The Golden Globe winners have been announced. But what do they mean for the Best Picture race at this year's Academy Awards?
Awards season is always such a fascinating time in Hollywood. Over the course of the fall and spring, the biggest names in movies contend for several big accolades. However, none is as prestigious as the season's culmination on Oscar night.
In the lead-up to the Academy Awards, pundits are taking cues anywhere they can for what might win. The Golden Globes — awarded by the Hollywood Foreign Press Association (HFPA) — are therefore largely considered a factor in shaping Oscar predictions. So here's what we learned at the 77th Golden Globe Awards.
Martin Scorsese on the red carpet | Matteo Nardone/Pacific Press/LightRocket via Getty Images
Golden Globes and the awards season
On the one hand, the Golden Globes seem wholly disconnected from the Academy Awards nominations. After all, the 90-person HFPA votes on the Globes, while members of the Academy of Motion Picture Arts and Sciences decide the Oscars. Yet, the Golden Globes play a vital role in studios' final push for the films they're campaigning to receive Oscar nominations.
Part of this, to be fair, is due to the timing of the whole thing. The Globes are typically awarded just before the voting window closes for the Oscars. For 2020, the Globes ceremony happened on Jan. 5, while the Oscar voting ends on Jan. 7. That means the movies that win big at the Globes actually wind up with a last-ditch effort to entice Academy members to check them out if they haven't yet.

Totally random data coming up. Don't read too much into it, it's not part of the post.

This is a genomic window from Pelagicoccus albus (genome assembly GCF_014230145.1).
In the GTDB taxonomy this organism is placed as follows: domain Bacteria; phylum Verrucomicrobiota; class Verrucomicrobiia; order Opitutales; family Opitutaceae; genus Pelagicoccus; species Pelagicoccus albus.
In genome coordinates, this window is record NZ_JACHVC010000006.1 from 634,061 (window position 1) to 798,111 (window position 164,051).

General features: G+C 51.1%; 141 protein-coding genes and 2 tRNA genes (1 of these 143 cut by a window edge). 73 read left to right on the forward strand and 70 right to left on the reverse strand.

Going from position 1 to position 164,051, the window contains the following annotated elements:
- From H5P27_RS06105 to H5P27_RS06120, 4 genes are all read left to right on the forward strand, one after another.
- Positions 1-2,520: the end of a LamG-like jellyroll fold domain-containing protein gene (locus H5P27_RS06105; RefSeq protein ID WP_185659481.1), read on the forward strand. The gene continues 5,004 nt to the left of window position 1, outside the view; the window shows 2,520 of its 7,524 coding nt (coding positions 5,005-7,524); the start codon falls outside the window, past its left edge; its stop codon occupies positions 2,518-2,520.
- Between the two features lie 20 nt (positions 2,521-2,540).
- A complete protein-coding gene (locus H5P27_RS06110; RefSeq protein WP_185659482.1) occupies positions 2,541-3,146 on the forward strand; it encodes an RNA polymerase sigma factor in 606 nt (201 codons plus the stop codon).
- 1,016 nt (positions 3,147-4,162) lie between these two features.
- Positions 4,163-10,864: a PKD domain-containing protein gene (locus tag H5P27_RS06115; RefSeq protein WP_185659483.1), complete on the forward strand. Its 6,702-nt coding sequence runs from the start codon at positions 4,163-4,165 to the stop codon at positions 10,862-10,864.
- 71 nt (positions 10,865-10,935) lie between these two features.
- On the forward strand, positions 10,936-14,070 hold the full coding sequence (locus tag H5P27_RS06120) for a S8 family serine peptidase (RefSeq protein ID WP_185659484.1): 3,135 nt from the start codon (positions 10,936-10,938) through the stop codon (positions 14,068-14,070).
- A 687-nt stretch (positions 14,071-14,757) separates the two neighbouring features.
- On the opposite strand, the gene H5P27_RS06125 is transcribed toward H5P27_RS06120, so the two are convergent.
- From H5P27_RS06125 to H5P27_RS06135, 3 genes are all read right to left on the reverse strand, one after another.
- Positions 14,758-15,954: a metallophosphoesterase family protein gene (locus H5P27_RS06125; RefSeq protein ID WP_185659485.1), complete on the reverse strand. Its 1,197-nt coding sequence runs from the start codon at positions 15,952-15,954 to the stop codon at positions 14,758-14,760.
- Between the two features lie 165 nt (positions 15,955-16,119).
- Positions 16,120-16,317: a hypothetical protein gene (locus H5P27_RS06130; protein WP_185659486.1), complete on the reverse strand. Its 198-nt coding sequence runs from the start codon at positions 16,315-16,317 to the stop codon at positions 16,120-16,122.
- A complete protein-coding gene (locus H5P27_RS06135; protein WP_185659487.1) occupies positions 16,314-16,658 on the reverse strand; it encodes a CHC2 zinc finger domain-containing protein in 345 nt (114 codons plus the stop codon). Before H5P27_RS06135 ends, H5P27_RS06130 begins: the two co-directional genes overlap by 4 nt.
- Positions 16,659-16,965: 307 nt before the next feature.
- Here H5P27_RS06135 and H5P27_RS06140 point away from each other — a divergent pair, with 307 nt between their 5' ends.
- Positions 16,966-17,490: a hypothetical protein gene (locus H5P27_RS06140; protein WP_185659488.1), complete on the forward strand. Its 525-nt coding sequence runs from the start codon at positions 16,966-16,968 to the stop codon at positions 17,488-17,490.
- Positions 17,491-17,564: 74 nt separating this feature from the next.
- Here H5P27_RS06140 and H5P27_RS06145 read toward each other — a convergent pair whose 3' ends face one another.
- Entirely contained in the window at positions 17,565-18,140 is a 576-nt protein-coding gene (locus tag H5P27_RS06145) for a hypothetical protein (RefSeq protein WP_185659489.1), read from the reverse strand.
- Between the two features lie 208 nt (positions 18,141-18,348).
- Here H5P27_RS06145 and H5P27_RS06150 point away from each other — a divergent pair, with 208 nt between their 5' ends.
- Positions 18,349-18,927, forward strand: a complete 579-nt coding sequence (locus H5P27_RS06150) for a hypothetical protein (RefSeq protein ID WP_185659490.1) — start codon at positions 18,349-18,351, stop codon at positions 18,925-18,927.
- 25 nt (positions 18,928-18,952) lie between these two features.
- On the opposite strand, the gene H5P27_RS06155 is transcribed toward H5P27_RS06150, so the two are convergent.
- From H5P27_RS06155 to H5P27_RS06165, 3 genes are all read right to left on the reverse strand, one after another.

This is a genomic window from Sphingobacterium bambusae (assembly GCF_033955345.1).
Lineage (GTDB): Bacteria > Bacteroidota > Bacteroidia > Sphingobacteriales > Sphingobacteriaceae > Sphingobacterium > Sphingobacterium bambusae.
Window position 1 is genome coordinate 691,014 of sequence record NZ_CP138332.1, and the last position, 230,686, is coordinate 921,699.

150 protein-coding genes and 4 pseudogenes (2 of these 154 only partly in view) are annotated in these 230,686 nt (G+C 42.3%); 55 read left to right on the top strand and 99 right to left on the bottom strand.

Time to work on our New Years resolutions. pic.twitter.com/NmqKtP3dN7— The Academy (@TheAcademy) January 2, 2020
How the Golden Globe winners change the Oscar race
The batch of Golden Globe winners this time around are no exception. Prior to the telecast, many industry insiders assumed that movies like Rocketman, 1917, and The Farewell were losing steam. Yet, all three films walked away with at least one major win each.
Taron Egerton's and Awkwafina's acting wins for Rocketman and The Farewell, respectively, shake up races many thought pretty well locked up. Neither film is likely to win Best Picture, but the support for both at the Globes just might be enough to help them sneak away with nominations.
The big winner on Globes night — at least as far as Best Picture — is 1917. As director Sam Mendes mentioned onstage, the World War I film hasn't even hit wide release yet. Now that 1917 won Best Director and Best Motion Picture Drama over films by Martin Scorsese and Quentin Tarantino, we're willing to bet Oscar voters are going to put it on the top of their screener pile.
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This hit is still the frontrunner
Mendes' film was already a likely addition to the Best Picture nominations. But its two Globe victories actually position it as a much stronger contender than anyone originally thought. Again, because the HFPA membership is separate from the Academy, anything can still happen. The Irishman, Marriage Story, or Parasite can all come through with the upset on Oscar night.
Yet, despite 1917's wins, the Golden Globe winners all confirmed what many were already thinking: the Best Picture is Tarantino's to lose. His Once Upon a Time in Hollywood snagged awards for Best Supporting Actor for Brad Pitt, Best Screenplay, and Best Motion Picture Musical or Comedy. The writer/director is already a critical darling, and his latest film is a box office smash many critics and moviegoers love.
Moreover, Hollywood features two memorable star turns by Leonardo DiCaprio and Pitt. And like many other Oscar victors, it celebrates the movie business itself. Going into Golden Globes night, the movie was already leading the Best Picture conversation. Yet, its Globe triumphs will only keep it top of mind for Oscar voters as they complete their ballots.
The 92nd Academy Awards will be awarded on Feb. 9, 2020.Read the original article from The Cheat Sheet
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